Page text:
South Africa’s Cederberg mountain range is a place where time stands still, and city lights have never shown on the horizon. This unspoiled hiking paradise is rich in nature’s giant sandstone carvings and San rock paintings in secret caves, and is a hiker’s paradise for those who choose to sleep beneath the twinkling stars.
Wolfberg Crack Formation
The reserve extends for approximately 50 kilometres / 31 miles from north to south, and 20 kilometres /12 miles east to west. It includes several mountains. The biggest ones are the Sneeuberg – Snow Mountain – and Tafelberg – Table Mountain (but not the one in Cape Town 230 kilometres /140 miles to the south and 2.5 hours away by hire car).
The dominant geological features are reddish sandstone boulders the wind has whittled away into unusual shapes. Thanks to bands of shale, we know the lower-lying areas were once beneath the ocean for they contain fossils of primitive fish dating back 450 million years. There are magnificent overnight trails through the area.
Cederberg Hiking Trails
The first recorded human visitors were San hunter-gatherer people who wandered freely and left their thoughts on walls of caves. They had no sense of ownership. The land, the animals, the stars in the sky above all belonged to the great collective that allowed them to gather food everywhere they went.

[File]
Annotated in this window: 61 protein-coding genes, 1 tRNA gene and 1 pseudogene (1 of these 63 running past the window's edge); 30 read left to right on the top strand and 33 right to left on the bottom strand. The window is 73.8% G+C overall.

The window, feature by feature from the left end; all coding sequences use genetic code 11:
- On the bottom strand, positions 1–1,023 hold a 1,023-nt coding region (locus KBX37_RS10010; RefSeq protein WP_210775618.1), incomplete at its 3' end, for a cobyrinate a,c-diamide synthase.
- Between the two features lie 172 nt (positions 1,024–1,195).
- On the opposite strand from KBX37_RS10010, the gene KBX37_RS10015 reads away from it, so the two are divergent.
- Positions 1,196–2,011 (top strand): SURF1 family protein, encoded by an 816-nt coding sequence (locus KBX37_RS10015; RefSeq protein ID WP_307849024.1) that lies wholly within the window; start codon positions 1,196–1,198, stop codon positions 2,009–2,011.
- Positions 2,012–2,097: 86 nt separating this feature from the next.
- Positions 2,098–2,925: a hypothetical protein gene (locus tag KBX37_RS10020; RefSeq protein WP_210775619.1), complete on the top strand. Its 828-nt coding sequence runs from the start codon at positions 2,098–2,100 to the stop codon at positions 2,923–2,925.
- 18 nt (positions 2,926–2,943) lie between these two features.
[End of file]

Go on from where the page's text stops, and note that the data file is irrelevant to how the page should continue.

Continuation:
San Painting in Stadsaal (City Hall) Cave
The Clanwilliam cedar trees after which settlers named the area are almost all gone now, having become telephone poles and fence posts thanks to a previous, less aware generation. Some animal species have fared better, and leopards, caracals, antelopes, zebra and baboons still forage across the flowering fynbos small bushes, and semi-desert scrub for which the Cederberg is renowned.
Cederberg Fynbos Bushes at Sunset
These days the Cederberg belongs to eco-tourism, including camping, off-road biking, rock climbing and hiking although a few farms continue harvesting renewable rooibos herbal tea and protea flower plantations. Much of the northern area falls under the sympathetic jurisdiction of the Moravian Church, that maintains a quaint mission station where tourists snap up hand-made leather shoes and boots.
Tourist accommodation remains a sensitive point. Some hikers prefer it never existed. Most agree it has a right to, provided it does not interrupt the panorama of nature. I thought this lodge is a great compromise between the two alternatives, although it is just one of many stunning locations in the area.